The evil of the world: a never-ending cicle or an abyss that keeps collapsing? Gozzi and Baretti: the observer and the whipper of the «corruzione de’ costumi presenti»
di , numero 56, dicembre 2023, Note e Riflessioni, DOI

The evil of the world: a never-ending cicle or an abyss that keeps collapsing? Gozzi and Baretti: the observer and the whipper of the «corruzione de’ costumi presenti»
Come citare questo articolo:
Giulia Coppi, The evil of the world: a never-ending cicle or an abyss that keeps collapsing? Gozzi and Baretti: the observer and the whipper of the «corruzione de’ costumi presenti», «Bibliomanie. Letterature, storiografie, semiotiche», 56, no. 12, dicembre 2023, doi:10.48276/issn.2280-8833.10986

Gasparo Gozzi (1713-1786) and Giuseppe Baretti (1719-1789) have been intellectuals who dealt with varied and multiple interests, ranging from theatre, to critique, from reflections on language, to the argumentative or moralizing tendency that characterizes their periodical production.
The former one from Venice, the second from Turin, they first met in 1738, when Baretti arrived in Venice and became a frequent visitor of the Gozzi household. In the following years they were both members of the Accademia dei Granelleschi, founded in 1747 by a group of men of letters who had been meeting since the 1730s around the Gozzi brothers.
The multiformity of their interests is reflected in their production, of which, however, it is mainly a thematic aspect that we are interested in analyzing. It is worthwhile then, in order to compare the modus operandi of their condemnations of modern corruption, to narrow the field of our research to their most successful and most famous editorial attempts: Gozzi’s L’Osservatore veneto and Baretti’s Frusta letteraria.
These two periodicals, directed and edited almost entirely by their respective founders, were published bi-weekly for a fairly limited period of time: the Osservatore veneto from February 1761 to January 1762, the Frusta letteraria from October 1763 to January 1765.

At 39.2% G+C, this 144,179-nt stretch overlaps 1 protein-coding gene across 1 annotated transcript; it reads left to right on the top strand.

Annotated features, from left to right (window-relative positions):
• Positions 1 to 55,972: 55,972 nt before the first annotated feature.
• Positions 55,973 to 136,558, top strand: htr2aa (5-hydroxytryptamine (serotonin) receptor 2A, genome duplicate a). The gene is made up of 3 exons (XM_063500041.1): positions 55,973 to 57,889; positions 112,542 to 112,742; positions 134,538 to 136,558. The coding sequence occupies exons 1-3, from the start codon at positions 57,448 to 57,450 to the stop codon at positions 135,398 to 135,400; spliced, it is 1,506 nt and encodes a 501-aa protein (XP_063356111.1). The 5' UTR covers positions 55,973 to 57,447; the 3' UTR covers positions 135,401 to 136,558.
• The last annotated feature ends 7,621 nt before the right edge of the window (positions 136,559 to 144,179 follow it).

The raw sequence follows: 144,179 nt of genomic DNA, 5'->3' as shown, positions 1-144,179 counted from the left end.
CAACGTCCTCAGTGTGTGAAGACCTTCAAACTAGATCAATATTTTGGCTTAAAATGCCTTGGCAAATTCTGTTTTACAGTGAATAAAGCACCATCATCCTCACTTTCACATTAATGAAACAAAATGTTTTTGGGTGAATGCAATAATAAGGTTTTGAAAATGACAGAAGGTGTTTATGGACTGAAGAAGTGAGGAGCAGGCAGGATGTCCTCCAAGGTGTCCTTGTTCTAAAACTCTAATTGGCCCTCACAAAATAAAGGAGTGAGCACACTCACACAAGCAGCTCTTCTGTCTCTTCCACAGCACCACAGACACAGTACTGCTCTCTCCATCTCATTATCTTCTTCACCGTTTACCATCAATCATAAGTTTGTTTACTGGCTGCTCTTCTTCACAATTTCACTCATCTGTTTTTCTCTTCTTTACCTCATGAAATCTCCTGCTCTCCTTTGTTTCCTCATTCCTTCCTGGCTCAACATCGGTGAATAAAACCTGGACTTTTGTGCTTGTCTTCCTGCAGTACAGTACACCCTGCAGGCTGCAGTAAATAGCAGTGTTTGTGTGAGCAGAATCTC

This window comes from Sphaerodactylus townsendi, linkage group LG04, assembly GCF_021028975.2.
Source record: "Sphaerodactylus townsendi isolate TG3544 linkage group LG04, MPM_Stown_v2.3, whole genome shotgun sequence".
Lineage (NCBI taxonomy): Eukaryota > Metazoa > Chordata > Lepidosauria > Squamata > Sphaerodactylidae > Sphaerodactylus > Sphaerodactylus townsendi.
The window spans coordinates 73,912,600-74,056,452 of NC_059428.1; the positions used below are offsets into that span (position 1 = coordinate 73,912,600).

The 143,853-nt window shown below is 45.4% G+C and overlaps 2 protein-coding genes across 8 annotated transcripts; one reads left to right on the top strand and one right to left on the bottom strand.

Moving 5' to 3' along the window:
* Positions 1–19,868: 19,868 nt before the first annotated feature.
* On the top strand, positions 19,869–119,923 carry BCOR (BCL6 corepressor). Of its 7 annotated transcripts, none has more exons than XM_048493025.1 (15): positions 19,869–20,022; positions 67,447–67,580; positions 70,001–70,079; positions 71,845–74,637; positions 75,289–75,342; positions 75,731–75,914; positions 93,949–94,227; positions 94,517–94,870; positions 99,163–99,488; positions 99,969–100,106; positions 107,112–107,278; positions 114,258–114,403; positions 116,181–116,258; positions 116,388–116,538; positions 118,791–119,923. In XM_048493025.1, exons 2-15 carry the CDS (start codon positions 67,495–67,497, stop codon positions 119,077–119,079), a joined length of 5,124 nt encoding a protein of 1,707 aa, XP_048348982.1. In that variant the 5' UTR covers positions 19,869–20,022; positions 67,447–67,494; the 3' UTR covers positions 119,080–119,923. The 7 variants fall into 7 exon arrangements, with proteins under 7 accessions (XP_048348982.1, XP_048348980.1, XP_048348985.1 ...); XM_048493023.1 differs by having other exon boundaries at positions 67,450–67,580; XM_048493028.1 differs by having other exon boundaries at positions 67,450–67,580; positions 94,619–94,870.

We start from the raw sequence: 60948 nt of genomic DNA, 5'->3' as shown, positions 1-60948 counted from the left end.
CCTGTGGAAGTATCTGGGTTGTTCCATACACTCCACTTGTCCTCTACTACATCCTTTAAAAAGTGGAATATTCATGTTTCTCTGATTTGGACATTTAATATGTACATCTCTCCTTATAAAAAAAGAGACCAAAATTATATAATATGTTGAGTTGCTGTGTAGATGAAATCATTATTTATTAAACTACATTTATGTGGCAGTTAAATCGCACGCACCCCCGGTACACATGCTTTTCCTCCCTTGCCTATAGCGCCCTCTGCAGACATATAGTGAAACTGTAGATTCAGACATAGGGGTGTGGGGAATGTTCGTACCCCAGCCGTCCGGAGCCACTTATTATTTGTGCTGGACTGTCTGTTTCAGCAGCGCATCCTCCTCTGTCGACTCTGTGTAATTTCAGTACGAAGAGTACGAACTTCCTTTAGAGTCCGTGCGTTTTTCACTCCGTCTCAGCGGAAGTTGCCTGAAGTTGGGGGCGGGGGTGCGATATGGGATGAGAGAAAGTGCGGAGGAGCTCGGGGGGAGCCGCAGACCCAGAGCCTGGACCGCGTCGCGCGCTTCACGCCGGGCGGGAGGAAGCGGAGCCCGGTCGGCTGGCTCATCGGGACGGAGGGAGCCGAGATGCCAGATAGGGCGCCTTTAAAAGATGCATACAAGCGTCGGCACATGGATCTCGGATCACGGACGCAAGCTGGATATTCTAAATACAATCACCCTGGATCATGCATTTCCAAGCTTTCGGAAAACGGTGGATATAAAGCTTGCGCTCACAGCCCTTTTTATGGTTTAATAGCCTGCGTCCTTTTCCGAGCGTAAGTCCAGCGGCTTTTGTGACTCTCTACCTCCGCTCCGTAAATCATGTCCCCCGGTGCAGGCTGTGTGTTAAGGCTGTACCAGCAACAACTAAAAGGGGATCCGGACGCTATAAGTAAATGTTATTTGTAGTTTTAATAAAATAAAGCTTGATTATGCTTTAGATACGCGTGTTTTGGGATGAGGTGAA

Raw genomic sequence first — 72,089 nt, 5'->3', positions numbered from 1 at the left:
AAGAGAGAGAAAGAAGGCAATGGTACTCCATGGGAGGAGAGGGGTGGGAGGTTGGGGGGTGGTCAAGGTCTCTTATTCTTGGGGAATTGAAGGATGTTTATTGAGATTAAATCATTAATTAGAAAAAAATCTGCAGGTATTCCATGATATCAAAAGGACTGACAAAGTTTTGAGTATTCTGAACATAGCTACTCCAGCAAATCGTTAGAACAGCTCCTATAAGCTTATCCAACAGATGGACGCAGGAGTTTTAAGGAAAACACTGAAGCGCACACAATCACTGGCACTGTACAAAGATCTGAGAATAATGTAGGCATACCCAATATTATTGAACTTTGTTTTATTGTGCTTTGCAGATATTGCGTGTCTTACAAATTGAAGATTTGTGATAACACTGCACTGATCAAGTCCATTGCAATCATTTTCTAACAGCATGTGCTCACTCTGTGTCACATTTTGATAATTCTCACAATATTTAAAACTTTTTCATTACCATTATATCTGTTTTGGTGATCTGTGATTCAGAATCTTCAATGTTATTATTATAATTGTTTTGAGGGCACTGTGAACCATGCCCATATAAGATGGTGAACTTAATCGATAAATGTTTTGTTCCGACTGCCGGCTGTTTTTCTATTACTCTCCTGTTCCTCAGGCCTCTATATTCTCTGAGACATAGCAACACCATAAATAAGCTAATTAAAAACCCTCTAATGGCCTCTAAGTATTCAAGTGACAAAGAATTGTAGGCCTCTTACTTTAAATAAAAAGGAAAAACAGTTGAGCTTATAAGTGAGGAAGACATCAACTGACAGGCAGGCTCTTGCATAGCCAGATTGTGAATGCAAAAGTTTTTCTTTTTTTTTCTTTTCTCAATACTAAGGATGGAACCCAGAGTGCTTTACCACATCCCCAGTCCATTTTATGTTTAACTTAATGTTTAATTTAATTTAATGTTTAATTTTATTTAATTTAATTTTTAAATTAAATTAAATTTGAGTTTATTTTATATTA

Gozzi and Baretti brought to Italy, each with his own very personal approach, the national and then international revolution that had been the English periodical essay. Theirs was a true translation, not literal but cultural, of Joseph Addison’s London-based The Spectator. The success of these Italian imitators’ endeavours, though, is not even remotely comparable to that achieved by Addison and Steele in 1710s London, but as Michael Ende wrote, « …that’s another story and shall be told another time.» 1.
Gozzi reveals his debt to the English model in plain view, in that he refers to it in the very title of his gazzetta: the osservatore (lit. observer) was to be a spectator above the parties, an impartial voice that would correct the evils of contemporary society with no holds barred and without favoritisms nor discriminations. Just like Mr. Spectator in London, Gozzi had to play that part in Venice: being a super partes journalist, but using pungent satire, remaining objective, but also ironic and brilliant – evidently enough, this kind of oxymoron has no geographical or temporal barriers. Intellectuals keep pretending to believe that this is not a contradiction in terms and that being such a journalist is actually possible – thus, they keep falling into the insidious traps that such a paradox entails: venomous criticism, at best; at worst, censorship.
The most evident sign of the fact that Baretti’s Frusta letteraria (The Literary Whip) was modelled after some of the most influential English satirical periodicals – among others The Tatler and The Spectator surely stand out – is that of the creation of an eidolon, that is to say a mask of the author who acts as a filter of the author’s opinions. The eidolon’s voice is not that of a mere figurehead, but of an out-and-out fictitious character, with an adventurous biography, a strong personality, and, needless to say, a rather harsh quarrelsome inclination. This eidolon, in the Frusta letteraria, has a very eloquent name, to say the least: Aristarco Scannabue 2.
And what aspects of the «Corruzione de’ Costumi presenti »3 did these two authors want to unmask, to strike, to chastise? The most effective way to find it out is to focus our attention on their proposals, some sort of manifesto placed at the opening of the first issue of their gazettes.